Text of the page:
What is a 'Cultural Experience' in Minnesota?
“As survey participants describe their motivation for cultural engagement, the top reason is ‘having fun.’ They also are seeking exposure to new ideas and personal development. The desire for self-improvement through cultural activities ‘is consistent across generations.’ Further, a whopping 76 percent of respondents say they engage in cultural events for stress relief.
“Kristin Prestegaard, Mia’s chief engagement officer, says in the previous Culture Track survey, stress relief was something that showed up for millennial audiences on what they’re seeking from cultural experiences. ‘Now, we see that the whole world is stressed out,’ she says. ‘It’s across all the age groups. People want a ‘shoulder-drop moment’; it’s a time when you can just be present where you are.'” Read more.
Twin Cities Business | January 31, 2018
Why this Indianapolis museum wants you to go down to the woods today
“Maggie Hartnick, the managing director of LaPlaca Cohen, stresses that institutions should interpret Culture Track’s data in ways that are relevant to their individual context. ‘It’s important for everyone to understand that for audiences, for better or worse, entertainment is really number one,’ Hartnick says. ‘That doesn’t have to mean that they aren’t shown challenging content.’
“’Excellence and visitation are not necessarily divorced,’ says Julián Zugazagoitia, the director and chief executive of the Nelson-Atkins Museum of Art in Kansas City, another encyclopedic museum with similar demographics to Indianapolis. Annual attendance has risen by 200,000 since he took the helm in 2010, which Zugazagoitia attributes to the overall quality and scholarship of the exhibitions programme as well as an effort to widen access.” Read more.
The Art Newspaper | January 2018
State of the Culture, Part I: Museums, ‘Experiences,’ and the Year of Big Fun Art
“Here’s how that Culture Track study summed up the trends facing museums this year: ‘For today’s audiences, the definition of culture has democratized, nearly to the point of extinction. It’s no longer about high versus low or culture versus entertainment; it’s about relevance or irrelevance. Activities that have traditionally been considered culture and those that haven’t are now on a level playing field.’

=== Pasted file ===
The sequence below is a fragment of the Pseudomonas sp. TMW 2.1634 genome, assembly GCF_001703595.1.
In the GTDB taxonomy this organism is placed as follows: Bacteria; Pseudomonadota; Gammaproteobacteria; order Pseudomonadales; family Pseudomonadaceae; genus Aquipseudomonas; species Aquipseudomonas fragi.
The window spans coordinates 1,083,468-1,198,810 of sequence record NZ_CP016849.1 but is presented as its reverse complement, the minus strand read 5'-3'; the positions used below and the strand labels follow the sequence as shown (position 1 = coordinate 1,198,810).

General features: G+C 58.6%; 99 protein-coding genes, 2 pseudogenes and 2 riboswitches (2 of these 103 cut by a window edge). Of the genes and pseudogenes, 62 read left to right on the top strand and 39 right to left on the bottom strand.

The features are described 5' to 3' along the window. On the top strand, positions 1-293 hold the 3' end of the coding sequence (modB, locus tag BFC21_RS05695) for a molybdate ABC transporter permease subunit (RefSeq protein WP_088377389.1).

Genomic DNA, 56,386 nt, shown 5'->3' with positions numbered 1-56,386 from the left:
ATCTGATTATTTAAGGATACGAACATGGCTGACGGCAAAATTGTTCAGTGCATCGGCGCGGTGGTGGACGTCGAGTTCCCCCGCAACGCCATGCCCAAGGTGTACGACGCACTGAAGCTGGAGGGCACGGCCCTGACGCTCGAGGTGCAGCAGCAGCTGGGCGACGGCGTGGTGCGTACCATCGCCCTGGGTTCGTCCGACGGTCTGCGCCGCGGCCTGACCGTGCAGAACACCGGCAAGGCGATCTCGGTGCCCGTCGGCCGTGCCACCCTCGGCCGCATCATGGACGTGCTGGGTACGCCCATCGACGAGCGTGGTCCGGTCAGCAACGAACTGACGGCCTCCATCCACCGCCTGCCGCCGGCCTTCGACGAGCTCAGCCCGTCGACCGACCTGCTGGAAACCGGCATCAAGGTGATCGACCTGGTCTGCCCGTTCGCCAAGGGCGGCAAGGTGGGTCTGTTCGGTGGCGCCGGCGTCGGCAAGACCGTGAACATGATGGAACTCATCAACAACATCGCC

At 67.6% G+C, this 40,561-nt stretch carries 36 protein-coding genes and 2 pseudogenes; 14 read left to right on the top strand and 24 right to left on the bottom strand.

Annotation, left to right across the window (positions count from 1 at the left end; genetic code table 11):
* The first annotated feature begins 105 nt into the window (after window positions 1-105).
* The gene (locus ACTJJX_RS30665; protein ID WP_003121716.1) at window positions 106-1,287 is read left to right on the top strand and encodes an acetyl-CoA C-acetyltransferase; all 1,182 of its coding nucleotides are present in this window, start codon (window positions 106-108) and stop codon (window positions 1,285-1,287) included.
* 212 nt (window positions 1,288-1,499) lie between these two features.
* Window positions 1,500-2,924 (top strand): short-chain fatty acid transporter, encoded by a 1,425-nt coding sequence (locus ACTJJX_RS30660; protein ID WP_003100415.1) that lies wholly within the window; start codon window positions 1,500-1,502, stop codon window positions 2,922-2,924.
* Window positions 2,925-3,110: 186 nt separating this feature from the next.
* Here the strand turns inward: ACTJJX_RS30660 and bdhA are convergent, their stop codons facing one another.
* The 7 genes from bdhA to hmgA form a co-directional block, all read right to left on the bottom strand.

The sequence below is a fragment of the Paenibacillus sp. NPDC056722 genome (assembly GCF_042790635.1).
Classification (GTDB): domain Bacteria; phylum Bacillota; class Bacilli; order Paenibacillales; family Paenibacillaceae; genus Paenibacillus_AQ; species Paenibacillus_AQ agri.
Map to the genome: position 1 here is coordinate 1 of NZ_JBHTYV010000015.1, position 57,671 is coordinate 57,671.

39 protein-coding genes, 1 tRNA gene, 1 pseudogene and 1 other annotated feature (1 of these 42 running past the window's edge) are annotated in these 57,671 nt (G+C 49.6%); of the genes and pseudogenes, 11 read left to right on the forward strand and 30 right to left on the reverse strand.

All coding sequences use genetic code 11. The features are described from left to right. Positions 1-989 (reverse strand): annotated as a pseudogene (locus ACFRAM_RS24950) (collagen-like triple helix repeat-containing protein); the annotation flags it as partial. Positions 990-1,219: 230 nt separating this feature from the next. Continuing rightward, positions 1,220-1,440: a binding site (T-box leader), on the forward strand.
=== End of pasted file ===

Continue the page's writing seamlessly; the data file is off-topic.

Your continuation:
“Such cultural flattening echoes the effects of capitalist globalization and information technology on labor markets, where the ‘disruption’ of old ways is pushed as a dogma and local borders no longer defend workers from competition from half a world away.” Read more.
Artnet | December 27, 2017
'Culture Track '17' Finds American Definition of Culture Changing
“It was bound to happen in the pop culture capitol of the world; a vanishing distinction between high- and lowbrow art. In their new Culture Track ’17 study, New York City marketing and design firm LaPlaca Cohen found that the difference between opry and opera has become blurred among American audiences. With so many TV shows and movie options available to the average consumer, theater, opera, dance and the philharmonic have become choices on a menu that might include Star Wars: The Last Jedi or the latest episode of Game of Thrones.” Read more.
The Hollywood Reporter | December 12, 2017
Diversity, making culture “fun” among challenges of Denver arts scene revealed by new survey
“The study noted major shifts in loyalty to arts and culture brands, as well as the way audiences support cultural institutions, in light of the ‘easy, informal’ examples set by crowdfunding sites such as Kickstarter. ‘What we’ve found is the definition (of culture) has expanded almost to the point of extinction,’ Hartnick said, adding that a street fair or themed dinner falls under that definition these days.” Read more.
The Denver Post | November 14, 2017
Yayoi Kusama's Infinity Mirrors reignites art's selfie debate
“A recent study by the marketing firm LaPlaca Cohen may stoke the cultural elite’s fears of the fall of western civilization as we know it. According to the research, ‘the definition of culture has democratized’, with participants placing socializing and interactivity as top priorities in cultural activities – putting Caravaggio on the same pedestal as Coachella.” Read more.
The Guardian | November 9, 2017
How Do We Define Culture? A Study Tries to Find Out